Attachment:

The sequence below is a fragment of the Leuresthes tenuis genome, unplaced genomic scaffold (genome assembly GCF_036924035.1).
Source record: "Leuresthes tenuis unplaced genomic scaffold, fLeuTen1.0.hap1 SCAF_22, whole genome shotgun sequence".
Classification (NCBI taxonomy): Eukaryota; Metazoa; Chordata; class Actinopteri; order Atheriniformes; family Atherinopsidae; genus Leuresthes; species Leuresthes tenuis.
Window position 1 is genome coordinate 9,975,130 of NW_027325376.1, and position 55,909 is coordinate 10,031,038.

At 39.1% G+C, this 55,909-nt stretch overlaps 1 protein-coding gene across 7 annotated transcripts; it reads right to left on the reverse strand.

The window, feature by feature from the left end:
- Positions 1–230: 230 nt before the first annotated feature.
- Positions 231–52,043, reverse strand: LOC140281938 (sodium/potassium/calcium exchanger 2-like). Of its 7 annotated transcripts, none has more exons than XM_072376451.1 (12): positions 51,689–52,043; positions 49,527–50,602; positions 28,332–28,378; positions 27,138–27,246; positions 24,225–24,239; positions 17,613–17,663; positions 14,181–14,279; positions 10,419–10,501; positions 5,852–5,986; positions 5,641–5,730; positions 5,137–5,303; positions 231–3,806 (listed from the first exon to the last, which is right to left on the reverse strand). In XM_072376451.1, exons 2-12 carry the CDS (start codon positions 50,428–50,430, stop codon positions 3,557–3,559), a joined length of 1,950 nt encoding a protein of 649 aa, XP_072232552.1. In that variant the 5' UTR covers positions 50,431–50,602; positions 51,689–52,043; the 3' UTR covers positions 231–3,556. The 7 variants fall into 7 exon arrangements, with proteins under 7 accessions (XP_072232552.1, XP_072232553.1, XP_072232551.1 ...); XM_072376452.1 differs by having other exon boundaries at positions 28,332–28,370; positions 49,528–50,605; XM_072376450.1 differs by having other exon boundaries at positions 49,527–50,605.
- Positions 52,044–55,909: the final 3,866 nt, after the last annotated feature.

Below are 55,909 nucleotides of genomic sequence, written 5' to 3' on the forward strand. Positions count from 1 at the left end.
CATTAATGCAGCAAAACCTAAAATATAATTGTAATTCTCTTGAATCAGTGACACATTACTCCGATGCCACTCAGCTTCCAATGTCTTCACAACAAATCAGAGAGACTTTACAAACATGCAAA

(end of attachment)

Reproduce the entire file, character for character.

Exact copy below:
The sequence below is a fragment of the Leuresthes tenuis genome, unplaced genomic scaffold (genome assembly GCF_036924035.1).
Source record: "Leuresthes tenuis unplaced genomic scaffold, fLeuTen1.0.hap1 SCAF_22, whole genome shotgun sequence".
Classification (NCBI taxonomy): Eukaryota; Metazoa; Chordata; class Actinopteri; order Atheriniformes; family Atherinopsidae; genus Leuresthes; species Leuresthes tenuis.
Window position 1 is genome coordinate 9,975,130 of NW_027325376.1, and position 55,909 is coordinate 10,031,038.

At 39.1% G+C, this 55,909-nt stretch overlaps 1 protein-coding gene across 7 annotated transcripts; it reads right to left on the reverse strand.

The window, feature by feature from the left end:
- Positions 1–230: 230 nt before the first annotated feature.
- Positions 231–52,043, reverse strand: LOC140281938 (sodium/potassium/calcium exchanger 2-like). Of its 7 annotated transcripts, none has more exons than XM_072376451.1 (12): positions 51,689–52,043; positions 49,527–50,602; positions 28,332–28,378; positions 27,138–27,246; positions 24,225–24,239; positions 17,613–17,663; positions 14,181–14,279; positions 10,419–10,501; positions 5,852–5,986; positions 5,641–5,730; positions 5,137–5,303; positions 231–3,806 (listed from the first exon to the last, which is right to left on the reverse strand). In XM_072376451.1, exons 2-12 carry the CDS (start codon positions 50,428–50,430, stop codon positions 3,557–3,559), a joined length of 1,950 nt encoding a protein of 649 aa, XP_072232552.1. In that variant the 5' UTR covers positions 50,431–50,602; positions 51,689–52,043; the 3' UTR covers positions 231–3,556. The 7 variants fall into 7 exon arrangements, with proteins under 7 accessions (XP_072232552.1, XP_072232553.1, XP_072232551.1 ...); XM_072376452.1 differs by having other exon boundaries at positions 28,332–28,370; positions 49,528–50,605; XM_072376450.1 differs by having other exon boundaries at positions 49,527–50,605.
- Positions 52,044–55,909: the final 3,866 nt, after the last annotated feature.

Below are 55,909 nucleotides of genomic sequence, written 5' to 3' on the forward strand. Positions count from 1 at the left end.
CATTAATGCAGCAAAACCTAAAATATAATTGTAATTCTCTTGAATCAGTGACACATTACTCCGATGCCACTCAGCTTCCAATGTCTTCACAACAAATCAGAGAGACTTTACAAACATGCAAA